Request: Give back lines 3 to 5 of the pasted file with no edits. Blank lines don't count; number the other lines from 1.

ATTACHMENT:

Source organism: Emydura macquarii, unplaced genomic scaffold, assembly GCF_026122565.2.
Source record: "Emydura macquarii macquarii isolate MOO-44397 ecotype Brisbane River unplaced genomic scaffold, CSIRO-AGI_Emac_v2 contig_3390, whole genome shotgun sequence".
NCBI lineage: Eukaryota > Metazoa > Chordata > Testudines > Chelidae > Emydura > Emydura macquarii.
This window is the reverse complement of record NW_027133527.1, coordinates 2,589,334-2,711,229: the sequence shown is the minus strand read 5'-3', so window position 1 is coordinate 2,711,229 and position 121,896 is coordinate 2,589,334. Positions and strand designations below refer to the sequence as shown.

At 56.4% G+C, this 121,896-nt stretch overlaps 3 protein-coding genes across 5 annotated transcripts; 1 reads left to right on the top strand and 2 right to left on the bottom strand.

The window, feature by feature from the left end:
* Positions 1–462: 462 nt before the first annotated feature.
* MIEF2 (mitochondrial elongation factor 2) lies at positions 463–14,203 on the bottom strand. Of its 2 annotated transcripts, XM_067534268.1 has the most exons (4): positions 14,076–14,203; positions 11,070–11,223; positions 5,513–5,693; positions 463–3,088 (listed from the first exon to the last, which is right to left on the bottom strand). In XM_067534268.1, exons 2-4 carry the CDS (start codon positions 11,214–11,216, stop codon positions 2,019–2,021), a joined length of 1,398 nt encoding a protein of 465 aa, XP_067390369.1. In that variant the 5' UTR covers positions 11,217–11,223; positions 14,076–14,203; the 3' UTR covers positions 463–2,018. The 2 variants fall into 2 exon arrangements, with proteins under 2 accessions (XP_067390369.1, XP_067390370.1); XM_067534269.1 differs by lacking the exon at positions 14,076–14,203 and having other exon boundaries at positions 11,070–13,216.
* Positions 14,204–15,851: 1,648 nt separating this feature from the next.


NCBI lineage: Eukaryota > Metazoa > Chordata > Testudines > Chelidae > Emydura > Emydura macquarii.
This window is the reverse complement of record NW_027133527.1, coordinates 2,589,334-2,711,229: the sequence shown is the minus strand read 5'-3', so window position 1 is coordinate 2,711,229 and position 121,896 is coordinate 2,589,334. Positions and strand designations below refer to the sequence as shown.

At 56.4% G+C, this 121,896-nt stretch overlaps 3 protein-coding genes across 5 annotated transcripts; 1 reads left to right on the top strand and 2 right to left on the bottom strand.